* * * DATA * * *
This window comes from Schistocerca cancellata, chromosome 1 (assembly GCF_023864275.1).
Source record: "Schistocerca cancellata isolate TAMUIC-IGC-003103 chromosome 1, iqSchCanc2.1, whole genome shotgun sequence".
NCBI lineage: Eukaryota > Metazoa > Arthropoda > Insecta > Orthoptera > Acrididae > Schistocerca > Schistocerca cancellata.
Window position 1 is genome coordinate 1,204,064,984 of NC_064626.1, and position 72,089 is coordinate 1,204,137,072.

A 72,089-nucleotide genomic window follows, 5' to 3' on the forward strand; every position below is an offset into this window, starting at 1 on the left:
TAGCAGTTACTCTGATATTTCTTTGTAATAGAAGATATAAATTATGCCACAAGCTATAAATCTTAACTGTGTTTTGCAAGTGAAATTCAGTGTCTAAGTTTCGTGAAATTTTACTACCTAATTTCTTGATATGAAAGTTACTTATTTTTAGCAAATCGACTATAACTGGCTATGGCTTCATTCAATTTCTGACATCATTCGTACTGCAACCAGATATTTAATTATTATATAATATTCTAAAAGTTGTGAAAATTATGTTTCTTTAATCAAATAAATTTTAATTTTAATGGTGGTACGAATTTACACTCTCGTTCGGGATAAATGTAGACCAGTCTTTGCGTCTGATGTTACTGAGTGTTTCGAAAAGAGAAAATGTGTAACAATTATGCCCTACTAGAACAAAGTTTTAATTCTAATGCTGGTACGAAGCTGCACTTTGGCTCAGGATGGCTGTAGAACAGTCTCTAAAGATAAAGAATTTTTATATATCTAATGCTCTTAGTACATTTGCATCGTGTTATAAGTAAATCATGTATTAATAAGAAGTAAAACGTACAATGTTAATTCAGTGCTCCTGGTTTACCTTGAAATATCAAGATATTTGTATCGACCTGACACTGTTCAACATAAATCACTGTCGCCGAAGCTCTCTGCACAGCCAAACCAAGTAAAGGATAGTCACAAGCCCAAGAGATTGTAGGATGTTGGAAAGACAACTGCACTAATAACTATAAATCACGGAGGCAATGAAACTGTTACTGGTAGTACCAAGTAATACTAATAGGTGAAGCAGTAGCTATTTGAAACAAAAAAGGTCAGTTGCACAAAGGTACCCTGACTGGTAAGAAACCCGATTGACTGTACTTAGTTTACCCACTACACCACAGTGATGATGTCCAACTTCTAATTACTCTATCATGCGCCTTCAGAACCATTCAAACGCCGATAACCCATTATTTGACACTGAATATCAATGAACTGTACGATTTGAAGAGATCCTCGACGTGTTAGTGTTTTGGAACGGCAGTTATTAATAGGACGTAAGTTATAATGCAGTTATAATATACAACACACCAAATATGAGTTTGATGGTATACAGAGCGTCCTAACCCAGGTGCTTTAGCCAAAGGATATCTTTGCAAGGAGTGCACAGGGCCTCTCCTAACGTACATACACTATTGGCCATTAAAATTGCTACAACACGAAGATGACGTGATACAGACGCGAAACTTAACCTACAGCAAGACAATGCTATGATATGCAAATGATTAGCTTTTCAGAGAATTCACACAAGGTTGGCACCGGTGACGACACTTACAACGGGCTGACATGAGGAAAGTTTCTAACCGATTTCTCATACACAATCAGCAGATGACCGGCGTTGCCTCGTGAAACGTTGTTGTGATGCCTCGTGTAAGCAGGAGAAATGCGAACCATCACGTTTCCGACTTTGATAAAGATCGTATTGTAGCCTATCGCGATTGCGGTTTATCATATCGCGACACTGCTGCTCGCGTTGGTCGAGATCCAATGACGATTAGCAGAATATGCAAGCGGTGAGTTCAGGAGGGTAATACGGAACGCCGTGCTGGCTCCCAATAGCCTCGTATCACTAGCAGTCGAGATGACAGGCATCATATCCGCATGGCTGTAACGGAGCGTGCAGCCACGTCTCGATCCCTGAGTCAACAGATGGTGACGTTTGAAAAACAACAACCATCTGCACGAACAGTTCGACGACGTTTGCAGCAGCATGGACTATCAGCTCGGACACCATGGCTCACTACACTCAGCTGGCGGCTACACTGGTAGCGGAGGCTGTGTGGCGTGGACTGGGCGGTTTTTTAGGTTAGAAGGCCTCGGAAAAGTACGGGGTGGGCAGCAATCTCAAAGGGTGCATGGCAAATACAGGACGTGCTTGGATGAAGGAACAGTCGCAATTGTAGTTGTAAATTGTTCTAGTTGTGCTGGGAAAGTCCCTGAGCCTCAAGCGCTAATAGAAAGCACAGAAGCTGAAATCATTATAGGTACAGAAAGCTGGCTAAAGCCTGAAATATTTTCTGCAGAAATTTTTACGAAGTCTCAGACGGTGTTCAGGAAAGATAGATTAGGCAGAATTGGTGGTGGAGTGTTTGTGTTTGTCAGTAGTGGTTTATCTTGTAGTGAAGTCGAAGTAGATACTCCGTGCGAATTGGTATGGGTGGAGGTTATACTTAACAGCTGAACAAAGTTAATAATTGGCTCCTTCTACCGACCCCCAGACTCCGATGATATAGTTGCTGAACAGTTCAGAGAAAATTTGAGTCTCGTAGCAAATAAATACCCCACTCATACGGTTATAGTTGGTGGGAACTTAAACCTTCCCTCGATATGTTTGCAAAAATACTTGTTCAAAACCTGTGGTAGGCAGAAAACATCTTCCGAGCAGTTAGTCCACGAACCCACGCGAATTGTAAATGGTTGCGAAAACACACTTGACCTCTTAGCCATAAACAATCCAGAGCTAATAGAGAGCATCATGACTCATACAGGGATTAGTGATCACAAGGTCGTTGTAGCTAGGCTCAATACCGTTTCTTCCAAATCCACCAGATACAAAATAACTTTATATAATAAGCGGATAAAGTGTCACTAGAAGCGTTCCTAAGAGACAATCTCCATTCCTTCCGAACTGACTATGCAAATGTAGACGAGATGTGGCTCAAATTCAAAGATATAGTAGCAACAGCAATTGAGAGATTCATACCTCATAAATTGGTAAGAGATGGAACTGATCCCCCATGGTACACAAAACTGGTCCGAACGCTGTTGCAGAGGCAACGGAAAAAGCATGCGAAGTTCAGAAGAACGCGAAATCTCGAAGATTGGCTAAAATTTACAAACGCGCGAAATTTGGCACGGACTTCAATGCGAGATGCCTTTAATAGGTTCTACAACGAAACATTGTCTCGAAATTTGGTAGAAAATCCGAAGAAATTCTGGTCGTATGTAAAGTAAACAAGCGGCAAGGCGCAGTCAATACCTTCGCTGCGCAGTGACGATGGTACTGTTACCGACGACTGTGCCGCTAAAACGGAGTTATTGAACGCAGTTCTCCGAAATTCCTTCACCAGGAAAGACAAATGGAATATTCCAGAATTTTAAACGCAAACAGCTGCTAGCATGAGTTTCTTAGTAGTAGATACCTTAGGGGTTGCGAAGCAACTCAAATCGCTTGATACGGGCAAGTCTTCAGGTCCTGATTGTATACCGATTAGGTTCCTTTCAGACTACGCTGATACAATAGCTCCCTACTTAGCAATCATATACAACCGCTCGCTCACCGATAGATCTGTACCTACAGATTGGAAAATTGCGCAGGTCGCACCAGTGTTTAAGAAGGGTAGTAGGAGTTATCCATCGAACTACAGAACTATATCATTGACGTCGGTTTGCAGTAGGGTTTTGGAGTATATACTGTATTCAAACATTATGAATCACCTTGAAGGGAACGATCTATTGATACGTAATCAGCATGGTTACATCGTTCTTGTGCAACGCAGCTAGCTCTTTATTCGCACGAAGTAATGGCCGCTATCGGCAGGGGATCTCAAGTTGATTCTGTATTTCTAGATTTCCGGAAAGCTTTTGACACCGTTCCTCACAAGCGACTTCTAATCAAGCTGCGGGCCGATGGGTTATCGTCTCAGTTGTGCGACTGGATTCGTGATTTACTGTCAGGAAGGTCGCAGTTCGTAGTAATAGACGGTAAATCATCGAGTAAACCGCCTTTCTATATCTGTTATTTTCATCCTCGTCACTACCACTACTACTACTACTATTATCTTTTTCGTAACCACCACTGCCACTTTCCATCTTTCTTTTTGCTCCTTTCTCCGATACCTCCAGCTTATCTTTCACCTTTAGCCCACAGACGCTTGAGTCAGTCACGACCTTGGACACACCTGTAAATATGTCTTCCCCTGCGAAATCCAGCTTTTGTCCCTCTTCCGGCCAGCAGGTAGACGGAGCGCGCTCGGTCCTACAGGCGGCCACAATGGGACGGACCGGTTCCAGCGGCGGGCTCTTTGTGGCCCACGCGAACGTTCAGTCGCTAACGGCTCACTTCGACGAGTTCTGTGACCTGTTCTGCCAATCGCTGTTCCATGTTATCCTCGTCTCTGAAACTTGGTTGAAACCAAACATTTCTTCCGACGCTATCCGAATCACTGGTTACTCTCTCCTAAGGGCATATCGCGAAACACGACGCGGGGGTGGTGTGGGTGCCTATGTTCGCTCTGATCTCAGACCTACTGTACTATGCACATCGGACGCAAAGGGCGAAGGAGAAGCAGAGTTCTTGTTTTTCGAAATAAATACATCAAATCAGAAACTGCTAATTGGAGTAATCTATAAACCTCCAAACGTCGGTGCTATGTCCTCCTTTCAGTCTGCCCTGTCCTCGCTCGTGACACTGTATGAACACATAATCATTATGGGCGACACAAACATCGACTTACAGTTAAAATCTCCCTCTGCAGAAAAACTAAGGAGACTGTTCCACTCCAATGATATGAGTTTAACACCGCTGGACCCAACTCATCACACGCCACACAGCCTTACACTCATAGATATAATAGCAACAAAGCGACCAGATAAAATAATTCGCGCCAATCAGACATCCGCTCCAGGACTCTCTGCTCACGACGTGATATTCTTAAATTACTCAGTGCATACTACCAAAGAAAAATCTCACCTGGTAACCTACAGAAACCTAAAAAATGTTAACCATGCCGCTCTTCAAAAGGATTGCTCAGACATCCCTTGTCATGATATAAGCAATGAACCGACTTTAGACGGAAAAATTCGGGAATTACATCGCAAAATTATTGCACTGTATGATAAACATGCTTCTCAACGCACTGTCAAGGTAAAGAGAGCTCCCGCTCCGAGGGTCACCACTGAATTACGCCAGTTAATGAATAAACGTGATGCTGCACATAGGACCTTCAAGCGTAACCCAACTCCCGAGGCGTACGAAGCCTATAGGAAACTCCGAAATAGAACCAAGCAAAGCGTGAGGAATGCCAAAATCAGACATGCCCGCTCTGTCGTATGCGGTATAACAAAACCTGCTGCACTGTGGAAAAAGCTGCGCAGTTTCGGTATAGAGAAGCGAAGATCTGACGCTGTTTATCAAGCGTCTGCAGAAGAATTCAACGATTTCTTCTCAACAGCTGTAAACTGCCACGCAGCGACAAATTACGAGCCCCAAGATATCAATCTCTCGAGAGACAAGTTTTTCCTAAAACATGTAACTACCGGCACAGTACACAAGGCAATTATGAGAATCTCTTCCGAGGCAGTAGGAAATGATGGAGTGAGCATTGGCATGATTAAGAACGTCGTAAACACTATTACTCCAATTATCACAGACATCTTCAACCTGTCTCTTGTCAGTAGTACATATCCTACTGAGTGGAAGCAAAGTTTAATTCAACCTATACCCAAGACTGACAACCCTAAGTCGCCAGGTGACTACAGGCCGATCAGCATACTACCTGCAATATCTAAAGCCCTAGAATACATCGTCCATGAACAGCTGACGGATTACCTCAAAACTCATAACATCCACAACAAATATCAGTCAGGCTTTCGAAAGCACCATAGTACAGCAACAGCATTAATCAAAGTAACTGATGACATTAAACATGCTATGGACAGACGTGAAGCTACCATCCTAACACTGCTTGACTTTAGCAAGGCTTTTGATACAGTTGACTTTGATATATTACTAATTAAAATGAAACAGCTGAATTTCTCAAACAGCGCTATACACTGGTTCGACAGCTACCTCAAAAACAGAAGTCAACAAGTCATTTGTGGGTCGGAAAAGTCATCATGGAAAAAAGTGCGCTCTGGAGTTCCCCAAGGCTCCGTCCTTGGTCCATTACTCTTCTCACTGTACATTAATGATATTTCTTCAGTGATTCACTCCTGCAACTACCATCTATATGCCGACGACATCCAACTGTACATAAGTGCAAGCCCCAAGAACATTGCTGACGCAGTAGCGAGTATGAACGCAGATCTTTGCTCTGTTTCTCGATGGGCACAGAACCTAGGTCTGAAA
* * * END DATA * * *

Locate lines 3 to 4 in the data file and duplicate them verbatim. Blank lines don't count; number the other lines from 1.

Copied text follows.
NCBI lineage: Eukaryota > Metazoa > Arthropoda > Insecta > Orthoptera > Acrididae > Schistocerca > Schistocerca cancellata.
Window position 1 is genome coordinate 1,204,064,984 of NC_064626.1, and position 72,089 is coordinate 1,204,137,072.